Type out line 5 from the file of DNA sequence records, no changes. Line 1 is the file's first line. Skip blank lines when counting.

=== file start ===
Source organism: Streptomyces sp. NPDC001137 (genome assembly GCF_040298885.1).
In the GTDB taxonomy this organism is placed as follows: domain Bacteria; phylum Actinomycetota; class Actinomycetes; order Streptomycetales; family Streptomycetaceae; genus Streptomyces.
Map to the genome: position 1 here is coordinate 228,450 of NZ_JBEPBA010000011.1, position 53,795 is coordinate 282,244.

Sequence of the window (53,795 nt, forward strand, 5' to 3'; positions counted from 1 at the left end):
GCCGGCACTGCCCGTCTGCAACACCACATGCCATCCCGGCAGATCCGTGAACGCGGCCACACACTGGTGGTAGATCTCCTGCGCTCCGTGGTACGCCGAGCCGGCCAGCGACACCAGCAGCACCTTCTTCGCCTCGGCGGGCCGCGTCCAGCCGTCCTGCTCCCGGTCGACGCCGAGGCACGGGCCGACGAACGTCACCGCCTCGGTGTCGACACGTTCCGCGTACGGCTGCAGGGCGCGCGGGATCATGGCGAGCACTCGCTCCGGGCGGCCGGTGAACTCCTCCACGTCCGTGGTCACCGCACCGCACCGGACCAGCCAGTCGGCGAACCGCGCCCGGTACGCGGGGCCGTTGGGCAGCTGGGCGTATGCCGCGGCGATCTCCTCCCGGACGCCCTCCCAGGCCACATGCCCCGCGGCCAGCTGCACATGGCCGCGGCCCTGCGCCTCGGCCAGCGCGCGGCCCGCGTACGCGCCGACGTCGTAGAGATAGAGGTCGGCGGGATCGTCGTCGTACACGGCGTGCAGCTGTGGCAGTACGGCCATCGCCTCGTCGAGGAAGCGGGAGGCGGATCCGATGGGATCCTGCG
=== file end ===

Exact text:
GCCGGCACTGCCCGTCTGCAACACCACATGCCATCCCGGCAGATCCGTGAACGCGGCCACACACTGGTGGTAGATCTCCTGCGCTCCGTGGTACGCCGAGCCGGCCAGCGACACCAGCAGCACCTTCTTCGCCTCGGCGGGCCGCGTCCAGCCGTCCTGCTCCCGGTCGACGCCGAGGCACGGGCCGACGAACGTCACCGCCTCGGTGTCGACACGTTCCGCGTACGGCTGCAGGGCGCGCGGGATCATGGCGAGCACTCGCTCCGGGCGGCCGGTGAACTCCTCCACGTCCGTGGTCACCGCACCGCACCGGACCAGCCAGTCGGCGAACCGCGCCCGGTACGCGGGGCCGTTGGGCAGCTGGGCGTATGCCGCGGCGATCTCCTCCCGGACGCCCTCCCAGGCCACATGCCCCGCGGCCAGCTGCACATGGCCGCGGCCCTGCGCCTCGGCCAGCGCGCGGCCCGCGTACGCGCCGACGTCGTAGAGATAGAGGTCGGCGGGATCGTCGTCGTACACGGCGTGCAGCTGTGGCAGTACGGCCATCGCCTCGTCGAGGAAGCGGGAGGCGGATCCGATGGGATCCTGCG